There’s one person who holds the keys to my redemption and that’s me.
By now anyone who cares has heard the Lance Armstrong story. After being stripped of his seven Tour de France titles and receiving a lifetime ban from sanctioned sports, Armstrong admitted to a nearly two decade binge of doping. He confessed to being a bully and of ruthlessly attacking anyone who threatened the Armstrong “brand.” He claimed to have sued so many people that he’d lost count. His manipulation of the Livestrong Foundation for his personal enrichment and complex business dealings that linked him to the head of the International Cycling Union have been made public. In his interview with Oprah Winfrey, he made it clear that he’s a win at all cost competitor. He also made it clear that he thinks he’s been treated too harshly and hopes this “process” will open the door for him to return to competitive sports. To Armstrong, the process is about redemption.
There are a couple of other things he made clear during the interview. The first was that he’s a man who has to be in control as the interview itself showed. He selected the venue. He hand-picked the interviewer. He chose the date, time and place. He set the parameters that he would speak only of himself and not of others. He had a legal strategy and in the end “confessed” to things that were already publicly documented. Before the interview Armstrong had lost control of his narrative. After the interview he had a new narrative but one which he was scripting. Armstrong was in control and he held the keys—but was it to redemption?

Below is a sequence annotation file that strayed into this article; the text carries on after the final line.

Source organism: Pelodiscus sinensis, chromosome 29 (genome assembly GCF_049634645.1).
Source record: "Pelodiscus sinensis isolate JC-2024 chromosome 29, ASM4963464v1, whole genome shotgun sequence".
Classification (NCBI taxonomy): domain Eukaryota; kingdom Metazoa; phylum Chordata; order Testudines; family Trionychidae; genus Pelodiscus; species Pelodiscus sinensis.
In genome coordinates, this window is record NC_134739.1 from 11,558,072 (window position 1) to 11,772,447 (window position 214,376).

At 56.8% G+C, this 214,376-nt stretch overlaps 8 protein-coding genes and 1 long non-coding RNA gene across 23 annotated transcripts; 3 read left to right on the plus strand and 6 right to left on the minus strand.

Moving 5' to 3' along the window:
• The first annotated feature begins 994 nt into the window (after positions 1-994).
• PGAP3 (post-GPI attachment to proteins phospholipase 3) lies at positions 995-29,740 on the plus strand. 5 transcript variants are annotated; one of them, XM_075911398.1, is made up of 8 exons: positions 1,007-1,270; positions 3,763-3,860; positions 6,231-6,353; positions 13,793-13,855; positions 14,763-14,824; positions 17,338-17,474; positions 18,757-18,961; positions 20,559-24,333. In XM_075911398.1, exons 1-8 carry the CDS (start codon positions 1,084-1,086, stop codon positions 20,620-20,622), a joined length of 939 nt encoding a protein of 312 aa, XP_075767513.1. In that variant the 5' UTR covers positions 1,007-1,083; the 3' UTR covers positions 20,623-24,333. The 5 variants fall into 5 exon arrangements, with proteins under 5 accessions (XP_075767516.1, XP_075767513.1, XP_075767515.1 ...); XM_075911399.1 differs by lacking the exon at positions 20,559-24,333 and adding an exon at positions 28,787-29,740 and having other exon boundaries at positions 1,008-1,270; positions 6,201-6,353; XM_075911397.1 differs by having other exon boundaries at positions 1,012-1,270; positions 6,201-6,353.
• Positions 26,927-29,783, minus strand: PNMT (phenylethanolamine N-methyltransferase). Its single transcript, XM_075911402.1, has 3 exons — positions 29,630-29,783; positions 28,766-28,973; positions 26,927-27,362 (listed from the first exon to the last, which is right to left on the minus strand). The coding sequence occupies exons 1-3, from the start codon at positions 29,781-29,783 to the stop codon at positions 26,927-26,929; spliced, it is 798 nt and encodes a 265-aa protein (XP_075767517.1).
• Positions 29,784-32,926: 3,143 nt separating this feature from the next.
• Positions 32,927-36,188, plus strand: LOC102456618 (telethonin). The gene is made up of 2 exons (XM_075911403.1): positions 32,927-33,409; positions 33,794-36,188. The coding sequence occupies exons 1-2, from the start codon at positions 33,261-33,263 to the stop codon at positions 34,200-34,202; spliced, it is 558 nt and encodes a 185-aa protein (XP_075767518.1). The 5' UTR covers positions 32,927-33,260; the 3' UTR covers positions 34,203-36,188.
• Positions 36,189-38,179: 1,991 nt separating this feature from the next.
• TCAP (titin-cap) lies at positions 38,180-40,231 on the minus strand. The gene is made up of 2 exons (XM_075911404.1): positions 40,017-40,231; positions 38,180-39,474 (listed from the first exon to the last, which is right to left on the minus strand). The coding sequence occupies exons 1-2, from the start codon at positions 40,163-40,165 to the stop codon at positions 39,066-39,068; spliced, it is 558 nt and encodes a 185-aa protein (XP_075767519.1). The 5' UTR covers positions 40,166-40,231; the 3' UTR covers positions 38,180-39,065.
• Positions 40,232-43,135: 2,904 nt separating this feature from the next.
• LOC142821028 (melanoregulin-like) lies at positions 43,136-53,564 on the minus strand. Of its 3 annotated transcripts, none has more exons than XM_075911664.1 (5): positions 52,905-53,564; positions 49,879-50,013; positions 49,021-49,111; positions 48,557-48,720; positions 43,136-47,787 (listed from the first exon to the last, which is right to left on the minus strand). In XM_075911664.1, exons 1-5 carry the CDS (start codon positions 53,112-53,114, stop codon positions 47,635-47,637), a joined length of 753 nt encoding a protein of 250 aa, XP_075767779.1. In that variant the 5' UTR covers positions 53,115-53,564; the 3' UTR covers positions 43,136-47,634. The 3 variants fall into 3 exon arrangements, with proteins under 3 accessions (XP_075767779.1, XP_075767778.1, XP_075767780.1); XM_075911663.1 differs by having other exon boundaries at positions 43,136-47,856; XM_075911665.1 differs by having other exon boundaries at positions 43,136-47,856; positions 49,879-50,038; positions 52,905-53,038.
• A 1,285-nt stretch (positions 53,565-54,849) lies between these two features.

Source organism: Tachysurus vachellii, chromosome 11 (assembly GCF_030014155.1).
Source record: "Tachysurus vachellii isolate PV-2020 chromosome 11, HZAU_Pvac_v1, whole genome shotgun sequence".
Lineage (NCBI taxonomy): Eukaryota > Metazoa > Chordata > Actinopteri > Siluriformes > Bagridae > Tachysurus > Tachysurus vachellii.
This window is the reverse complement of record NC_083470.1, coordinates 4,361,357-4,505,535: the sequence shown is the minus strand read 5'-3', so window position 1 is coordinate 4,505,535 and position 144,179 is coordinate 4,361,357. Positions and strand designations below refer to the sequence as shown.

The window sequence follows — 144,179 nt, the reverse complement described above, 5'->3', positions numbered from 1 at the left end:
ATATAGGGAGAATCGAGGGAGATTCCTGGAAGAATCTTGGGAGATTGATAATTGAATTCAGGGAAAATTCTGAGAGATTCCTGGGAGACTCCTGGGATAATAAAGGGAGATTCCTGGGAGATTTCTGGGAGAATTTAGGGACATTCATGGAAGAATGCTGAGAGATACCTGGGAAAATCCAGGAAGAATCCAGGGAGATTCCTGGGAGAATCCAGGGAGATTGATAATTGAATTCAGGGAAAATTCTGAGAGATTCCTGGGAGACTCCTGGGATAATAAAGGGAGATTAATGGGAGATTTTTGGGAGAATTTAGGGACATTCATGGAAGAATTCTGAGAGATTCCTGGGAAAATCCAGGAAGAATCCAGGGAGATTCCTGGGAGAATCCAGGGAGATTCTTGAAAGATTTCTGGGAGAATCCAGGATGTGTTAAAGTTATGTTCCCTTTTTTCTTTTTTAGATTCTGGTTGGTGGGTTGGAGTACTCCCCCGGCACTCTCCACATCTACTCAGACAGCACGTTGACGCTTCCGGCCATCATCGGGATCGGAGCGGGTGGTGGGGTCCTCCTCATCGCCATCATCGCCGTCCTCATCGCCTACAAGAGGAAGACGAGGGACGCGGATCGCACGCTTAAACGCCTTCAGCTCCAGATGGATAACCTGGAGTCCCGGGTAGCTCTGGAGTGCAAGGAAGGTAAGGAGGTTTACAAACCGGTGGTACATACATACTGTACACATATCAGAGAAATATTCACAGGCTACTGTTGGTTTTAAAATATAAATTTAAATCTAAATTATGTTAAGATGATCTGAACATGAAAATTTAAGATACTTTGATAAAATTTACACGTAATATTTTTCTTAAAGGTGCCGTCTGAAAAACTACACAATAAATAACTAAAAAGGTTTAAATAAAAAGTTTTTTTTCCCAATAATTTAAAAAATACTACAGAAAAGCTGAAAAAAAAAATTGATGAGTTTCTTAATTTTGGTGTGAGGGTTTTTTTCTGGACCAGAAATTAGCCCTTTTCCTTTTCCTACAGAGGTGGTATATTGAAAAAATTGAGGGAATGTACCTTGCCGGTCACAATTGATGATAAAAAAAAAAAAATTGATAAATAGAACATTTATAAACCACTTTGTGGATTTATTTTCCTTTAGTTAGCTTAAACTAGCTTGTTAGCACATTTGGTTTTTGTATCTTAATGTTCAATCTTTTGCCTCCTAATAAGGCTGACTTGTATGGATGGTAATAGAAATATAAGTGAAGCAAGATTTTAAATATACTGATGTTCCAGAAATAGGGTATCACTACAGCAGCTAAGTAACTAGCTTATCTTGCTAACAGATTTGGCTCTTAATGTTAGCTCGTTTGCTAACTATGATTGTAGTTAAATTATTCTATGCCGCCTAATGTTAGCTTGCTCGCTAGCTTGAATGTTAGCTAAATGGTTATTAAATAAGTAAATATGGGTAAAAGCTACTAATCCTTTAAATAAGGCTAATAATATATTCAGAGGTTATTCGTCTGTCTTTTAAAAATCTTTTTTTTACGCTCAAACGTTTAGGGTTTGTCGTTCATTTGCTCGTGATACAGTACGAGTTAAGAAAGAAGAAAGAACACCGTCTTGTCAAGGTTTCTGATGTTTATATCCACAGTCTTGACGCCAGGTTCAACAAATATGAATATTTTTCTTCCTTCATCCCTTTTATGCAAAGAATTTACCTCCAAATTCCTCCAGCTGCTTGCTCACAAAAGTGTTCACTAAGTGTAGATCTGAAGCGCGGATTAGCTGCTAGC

Equally plain was the fact that Armstrong doesn’t get it. While he was being treated for cancer, Betsy Andreu overheard him admit to doping. This ultimately resulted in years of litigation and public attacks by Armstrong. During the interview, Armstrong explained that he had recently apologized to Betsy but explained that while he had publicly called her crazy and a bitch, he had never said she was fat. A frustrated and visibly anguished Andreu later said the comments infuriated her. He also told of a call received from his stepfather saying his mother was an emotional wreck over the allegations. Armstrong was dismissive and only later, during a Skype call between his mother and his children, did Armstrong see that she really was suffering. He went on to tell Oprah that his lowest point in this ordeal had come when the Livestrong Foundation, which he described as his sixth child, severed ties with him. Evidently, coming clean to his thirteen year old first child was less consequential. Despite her best efforts, Oprah couldn’t get Lance more than a little misty eyed over this father and son moment. Was any of this redemptive?
What Armstrong doesn’t understand, is that redemption for any of us isn’t about our brand, it’s about people. It’s about family and friends. It’s about the people you meet and whose lives touch yours. When you break faith with others you can redeem yourself. You do it by healing the wrong you’ve done. You do it by putting your self-interest aside and earning back trust. You find a way to give others what they need even if it means that you give them disproportionately more. Thankfully most of us will never break faith on the scale of Lance Armstrong, but all of us will need redemption at one time or another. When that time comes, remember that it’s not about you. You’ll be redeemed not by what you control, but by what you give. —Ebert